for the ofEce. The president has taken
this step, it seems, to "call the bluff"
of his critics who have held that he
would not appoint negroes to federal
offices in the north. How far it will
go toward allaying the scathing criti
cisms that have followed the Crum
appointment remains to be'seen.
Lewis is not a full blooded negro,
but a mulatto, so light that bis race
was not known at Harvard except to
his most intimate friends. He was
the celebrated center rush on the Har
vard football team *nd his athletic
abilities are greatly admired by the
president. It is intimated that the
president will appoint other neg:roes
throughout the north to positions prob
ably in proportion numerically to
their number in the State.
Nanaimo, B. C, Jan,, 14.?A terrific
explosion occurred at the Hamilton
Power Co's. works, Departure Bay,
this morning. George Simonetta,
James Fulforte and 10 Chinamen were
killed. Only one body, that of a
Chinaman, was recovered. Others were
absolutely blown to fragments. The
gun cotton storage house exploded
first, the concussion exploding the
geligimite in the drying house 400 feet
away, where the great loss of life is
supposed to have occurred. The ground
was excavated to a depth of six feet
where the buildings stood. The build
ings were blown into kindling wood
and scattered with fragments of hu- j
man flesh over several acres.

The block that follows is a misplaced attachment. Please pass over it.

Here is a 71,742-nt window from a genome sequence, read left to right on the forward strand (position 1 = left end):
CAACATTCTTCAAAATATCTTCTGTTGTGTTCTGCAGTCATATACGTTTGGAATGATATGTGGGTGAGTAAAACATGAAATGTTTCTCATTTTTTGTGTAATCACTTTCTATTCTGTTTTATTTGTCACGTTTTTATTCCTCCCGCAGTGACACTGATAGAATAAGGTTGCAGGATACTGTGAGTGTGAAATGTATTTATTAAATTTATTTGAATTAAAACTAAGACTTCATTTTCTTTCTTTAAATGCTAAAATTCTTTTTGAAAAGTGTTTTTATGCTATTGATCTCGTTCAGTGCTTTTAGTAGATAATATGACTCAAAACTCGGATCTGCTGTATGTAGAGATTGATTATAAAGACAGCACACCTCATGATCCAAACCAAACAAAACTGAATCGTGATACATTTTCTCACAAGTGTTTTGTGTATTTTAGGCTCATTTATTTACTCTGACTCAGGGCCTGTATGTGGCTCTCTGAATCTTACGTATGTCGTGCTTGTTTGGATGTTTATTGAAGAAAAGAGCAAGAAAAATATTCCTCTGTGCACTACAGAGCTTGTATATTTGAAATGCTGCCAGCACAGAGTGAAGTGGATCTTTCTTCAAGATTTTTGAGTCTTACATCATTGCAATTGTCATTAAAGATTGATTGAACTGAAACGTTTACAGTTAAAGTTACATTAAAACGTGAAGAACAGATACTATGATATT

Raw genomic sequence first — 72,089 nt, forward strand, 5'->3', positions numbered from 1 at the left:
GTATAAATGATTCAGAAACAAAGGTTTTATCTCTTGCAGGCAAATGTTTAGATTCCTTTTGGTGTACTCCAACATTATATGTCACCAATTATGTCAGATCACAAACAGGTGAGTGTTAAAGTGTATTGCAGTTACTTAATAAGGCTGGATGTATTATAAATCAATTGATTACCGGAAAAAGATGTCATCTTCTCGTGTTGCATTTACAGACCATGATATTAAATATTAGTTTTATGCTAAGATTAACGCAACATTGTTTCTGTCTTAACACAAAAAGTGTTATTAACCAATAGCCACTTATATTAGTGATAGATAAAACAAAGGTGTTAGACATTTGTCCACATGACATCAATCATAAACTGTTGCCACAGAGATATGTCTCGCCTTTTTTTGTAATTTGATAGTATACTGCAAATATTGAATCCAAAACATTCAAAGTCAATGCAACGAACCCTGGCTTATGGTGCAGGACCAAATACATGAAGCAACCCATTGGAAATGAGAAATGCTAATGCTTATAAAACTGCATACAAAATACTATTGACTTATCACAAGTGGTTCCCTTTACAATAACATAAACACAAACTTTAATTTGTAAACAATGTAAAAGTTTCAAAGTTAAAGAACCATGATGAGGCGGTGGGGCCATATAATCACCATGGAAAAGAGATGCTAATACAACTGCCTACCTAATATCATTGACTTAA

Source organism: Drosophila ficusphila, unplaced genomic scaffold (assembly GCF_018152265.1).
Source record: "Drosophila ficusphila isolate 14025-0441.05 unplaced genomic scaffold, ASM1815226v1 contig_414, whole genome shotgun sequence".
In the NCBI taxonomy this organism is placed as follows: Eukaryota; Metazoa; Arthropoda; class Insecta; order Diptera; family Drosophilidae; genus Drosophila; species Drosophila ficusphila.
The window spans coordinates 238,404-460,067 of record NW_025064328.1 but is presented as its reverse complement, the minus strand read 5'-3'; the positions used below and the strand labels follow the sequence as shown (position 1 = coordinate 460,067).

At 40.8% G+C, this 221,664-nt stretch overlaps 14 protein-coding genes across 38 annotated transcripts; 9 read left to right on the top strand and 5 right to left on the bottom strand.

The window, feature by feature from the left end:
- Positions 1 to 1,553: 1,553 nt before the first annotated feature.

New Century Comfort.
Millions are daily finding a world of
comfort in Buckien's Arnica Salve. It
kills pain from burns, scalds, cuts, bruises ;
conquers ulcers and fever sores; cures
eruptions, sale rheum, boils and felons ;
removes corns and warts. Best pile cure
on earth. Only 2f>c at J. F. W. DeLorme's
drug store.
The Secret of Long Life
Consists in keeping ail the main organs
of the body m healthy, regular action, and
in quickly destroying deadly dis?-as?^
germs. Electric Bitters regulate stomach. .
liver and kidneys, purify the blood, and
give a splendid appetite. They work won
ders in curing kidney troubles, female
complaints, nervous diseases, constipation.^
dyspepsia and malaria. Vigorous health
and strength always follow their use. Only
50c, guaranteed by J. F. W. DeLorme..
druggist.
-???-????. ?
Johannesburg, Jan. 13.?Colonial
Secretary Chamberlain and the leaders :
of the mining community here have
arrived at an agreement in the matter
of a financial settlement. Under this
agreement the Transvaal war contrib
ution will amount to $150,000,000. A
guarantee of same will be given.
? i n mmm
Gcod Advice.
The most miserable beings in the world
are those suffering from dyspepsia and
liver complaint. More than seventy-flvc
per cent, of the people in the United States
are afflicted with these two diseases and
their effects; such as sour stomach, sick
headache, habitual ccstiveness, palpita
tion of the heart, heart-burn, water
brash, gnawing and burning pains at the
pit of the stomach, yellow skin, coated
tongue and disagreeable taste in the
mouth, coming up of food after eating,
low spirits, etc. Go to your druggist
and get a bottle of August Flower for 25
or 75 cents. Two doses will relieve you.
Try it. China's Drug Store.